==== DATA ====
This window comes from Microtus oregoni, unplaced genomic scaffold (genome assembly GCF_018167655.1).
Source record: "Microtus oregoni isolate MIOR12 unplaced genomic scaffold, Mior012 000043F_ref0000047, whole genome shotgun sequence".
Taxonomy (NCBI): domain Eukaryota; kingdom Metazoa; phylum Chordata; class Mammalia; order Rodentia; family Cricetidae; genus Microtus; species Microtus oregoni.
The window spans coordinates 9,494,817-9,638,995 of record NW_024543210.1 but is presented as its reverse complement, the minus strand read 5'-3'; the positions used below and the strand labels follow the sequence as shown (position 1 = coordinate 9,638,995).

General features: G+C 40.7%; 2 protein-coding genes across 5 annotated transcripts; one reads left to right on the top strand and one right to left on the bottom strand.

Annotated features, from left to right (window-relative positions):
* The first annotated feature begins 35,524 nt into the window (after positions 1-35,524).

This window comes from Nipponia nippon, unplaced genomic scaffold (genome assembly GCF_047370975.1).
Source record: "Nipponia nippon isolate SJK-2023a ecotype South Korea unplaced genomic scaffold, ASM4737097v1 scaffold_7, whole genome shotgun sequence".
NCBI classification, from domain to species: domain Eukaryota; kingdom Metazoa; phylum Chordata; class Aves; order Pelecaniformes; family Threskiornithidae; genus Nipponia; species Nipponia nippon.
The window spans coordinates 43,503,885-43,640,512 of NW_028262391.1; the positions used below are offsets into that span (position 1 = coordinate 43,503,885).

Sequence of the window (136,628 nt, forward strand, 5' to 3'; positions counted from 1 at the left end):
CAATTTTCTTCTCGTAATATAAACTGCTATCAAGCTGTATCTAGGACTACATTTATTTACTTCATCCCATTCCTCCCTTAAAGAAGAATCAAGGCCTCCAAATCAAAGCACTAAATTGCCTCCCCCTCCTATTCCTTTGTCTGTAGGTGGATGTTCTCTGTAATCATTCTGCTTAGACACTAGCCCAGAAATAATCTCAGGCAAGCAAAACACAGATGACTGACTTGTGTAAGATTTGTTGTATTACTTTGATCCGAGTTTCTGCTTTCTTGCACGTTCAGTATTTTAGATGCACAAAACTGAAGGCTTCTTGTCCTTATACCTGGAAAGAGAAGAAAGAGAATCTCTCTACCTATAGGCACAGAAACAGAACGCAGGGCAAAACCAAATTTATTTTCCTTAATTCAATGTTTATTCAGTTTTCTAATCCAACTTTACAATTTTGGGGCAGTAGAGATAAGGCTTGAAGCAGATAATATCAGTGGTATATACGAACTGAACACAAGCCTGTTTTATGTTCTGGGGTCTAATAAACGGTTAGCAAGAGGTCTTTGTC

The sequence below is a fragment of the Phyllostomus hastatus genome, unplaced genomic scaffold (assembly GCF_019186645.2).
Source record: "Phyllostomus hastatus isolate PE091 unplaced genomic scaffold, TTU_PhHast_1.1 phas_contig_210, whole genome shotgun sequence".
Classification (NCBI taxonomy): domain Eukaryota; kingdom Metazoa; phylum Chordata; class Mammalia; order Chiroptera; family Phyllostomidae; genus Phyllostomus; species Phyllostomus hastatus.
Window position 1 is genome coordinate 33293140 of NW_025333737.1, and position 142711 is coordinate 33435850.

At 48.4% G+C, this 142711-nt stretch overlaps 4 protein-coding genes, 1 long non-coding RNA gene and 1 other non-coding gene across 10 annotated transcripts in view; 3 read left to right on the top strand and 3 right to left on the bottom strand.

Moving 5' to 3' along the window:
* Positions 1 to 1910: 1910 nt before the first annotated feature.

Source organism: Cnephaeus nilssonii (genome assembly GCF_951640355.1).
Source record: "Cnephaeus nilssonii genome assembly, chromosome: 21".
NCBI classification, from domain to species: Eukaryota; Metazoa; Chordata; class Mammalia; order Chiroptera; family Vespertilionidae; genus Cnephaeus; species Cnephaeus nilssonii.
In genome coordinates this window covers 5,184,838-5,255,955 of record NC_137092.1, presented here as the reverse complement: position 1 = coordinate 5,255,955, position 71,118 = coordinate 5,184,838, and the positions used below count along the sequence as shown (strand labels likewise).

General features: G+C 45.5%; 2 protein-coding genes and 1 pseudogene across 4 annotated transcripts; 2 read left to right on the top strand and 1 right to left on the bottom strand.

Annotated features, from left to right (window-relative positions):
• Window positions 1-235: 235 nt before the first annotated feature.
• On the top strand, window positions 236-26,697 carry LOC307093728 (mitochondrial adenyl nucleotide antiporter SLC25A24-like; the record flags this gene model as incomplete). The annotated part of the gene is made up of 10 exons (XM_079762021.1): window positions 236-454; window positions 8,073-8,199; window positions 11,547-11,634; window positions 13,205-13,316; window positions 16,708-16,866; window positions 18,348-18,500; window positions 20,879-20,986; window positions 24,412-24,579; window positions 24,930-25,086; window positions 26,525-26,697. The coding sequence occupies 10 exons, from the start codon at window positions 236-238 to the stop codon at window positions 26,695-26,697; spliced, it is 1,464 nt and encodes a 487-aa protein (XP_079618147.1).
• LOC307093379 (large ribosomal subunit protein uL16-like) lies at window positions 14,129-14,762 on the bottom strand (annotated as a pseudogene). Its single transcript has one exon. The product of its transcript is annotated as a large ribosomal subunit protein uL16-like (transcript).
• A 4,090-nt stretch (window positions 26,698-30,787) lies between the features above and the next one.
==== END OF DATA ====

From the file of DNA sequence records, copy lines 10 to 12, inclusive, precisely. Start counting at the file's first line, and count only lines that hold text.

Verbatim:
NCBI classification, from domain to species: domain Eukaryota; kingdom Metazoa; phylum Chordata; class Aves; order Pelecaniformes; family Threskiornithidae; genus Nipponia; species Nipponia nippon.
The window spans coordinates 43,503,885-43,640,512 of NW_028262391.1; the positions used below are offsets into that span (position 1 = coordinate 43,503,885).

Sequence of the window (136,628 nt, forward strand, 5' to 3'; positions counted from 1 at the left end):